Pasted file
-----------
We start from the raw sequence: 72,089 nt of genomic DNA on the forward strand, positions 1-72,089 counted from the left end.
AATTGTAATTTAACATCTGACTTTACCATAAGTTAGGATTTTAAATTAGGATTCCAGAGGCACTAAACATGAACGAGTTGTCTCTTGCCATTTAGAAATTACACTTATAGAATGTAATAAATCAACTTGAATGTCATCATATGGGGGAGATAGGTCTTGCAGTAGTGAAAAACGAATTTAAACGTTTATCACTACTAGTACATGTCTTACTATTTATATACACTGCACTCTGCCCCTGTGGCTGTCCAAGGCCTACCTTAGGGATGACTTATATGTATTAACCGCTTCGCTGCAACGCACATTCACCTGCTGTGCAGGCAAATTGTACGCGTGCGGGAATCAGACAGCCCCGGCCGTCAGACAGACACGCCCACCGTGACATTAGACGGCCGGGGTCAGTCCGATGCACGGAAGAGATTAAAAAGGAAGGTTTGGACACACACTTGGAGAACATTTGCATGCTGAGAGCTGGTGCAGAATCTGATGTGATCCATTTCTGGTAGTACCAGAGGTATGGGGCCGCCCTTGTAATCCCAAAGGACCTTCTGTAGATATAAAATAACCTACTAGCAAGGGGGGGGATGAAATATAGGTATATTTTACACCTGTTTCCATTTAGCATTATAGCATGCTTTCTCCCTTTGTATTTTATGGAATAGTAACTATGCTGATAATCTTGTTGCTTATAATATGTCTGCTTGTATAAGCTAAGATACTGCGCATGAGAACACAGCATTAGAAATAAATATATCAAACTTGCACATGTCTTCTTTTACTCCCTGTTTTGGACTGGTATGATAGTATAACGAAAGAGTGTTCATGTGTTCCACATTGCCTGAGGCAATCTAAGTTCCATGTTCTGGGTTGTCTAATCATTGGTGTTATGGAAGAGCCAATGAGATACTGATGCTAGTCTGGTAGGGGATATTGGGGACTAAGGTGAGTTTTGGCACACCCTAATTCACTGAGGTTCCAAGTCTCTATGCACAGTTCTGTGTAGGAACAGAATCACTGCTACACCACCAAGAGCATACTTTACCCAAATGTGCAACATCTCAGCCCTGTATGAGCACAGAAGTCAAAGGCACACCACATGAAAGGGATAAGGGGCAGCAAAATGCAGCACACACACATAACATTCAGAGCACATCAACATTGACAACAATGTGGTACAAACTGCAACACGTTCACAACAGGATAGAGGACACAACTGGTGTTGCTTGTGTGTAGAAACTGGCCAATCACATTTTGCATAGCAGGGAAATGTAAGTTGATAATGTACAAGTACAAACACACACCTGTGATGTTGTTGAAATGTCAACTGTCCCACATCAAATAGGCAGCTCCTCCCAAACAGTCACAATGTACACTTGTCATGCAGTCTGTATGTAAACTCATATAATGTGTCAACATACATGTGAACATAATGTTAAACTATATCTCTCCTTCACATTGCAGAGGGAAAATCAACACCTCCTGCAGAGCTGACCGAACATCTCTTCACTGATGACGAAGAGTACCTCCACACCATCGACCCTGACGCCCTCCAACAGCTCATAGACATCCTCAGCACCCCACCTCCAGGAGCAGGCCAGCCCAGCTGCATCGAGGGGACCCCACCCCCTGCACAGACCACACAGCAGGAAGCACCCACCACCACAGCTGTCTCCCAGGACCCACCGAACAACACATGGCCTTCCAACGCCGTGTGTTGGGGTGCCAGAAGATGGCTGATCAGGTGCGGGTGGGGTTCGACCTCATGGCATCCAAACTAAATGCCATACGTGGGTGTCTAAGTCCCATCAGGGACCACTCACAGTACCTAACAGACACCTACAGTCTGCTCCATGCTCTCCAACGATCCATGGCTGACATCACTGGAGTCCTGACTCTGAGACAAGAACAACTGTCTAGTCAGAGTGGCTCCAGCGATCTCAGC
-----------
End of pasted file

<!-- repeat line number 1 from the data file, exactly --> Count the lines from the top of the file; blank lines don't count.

We start from the raw sequence: 72,089 nt of genomic DNA on the forward strand, positions 1-72,089 counted from the left end.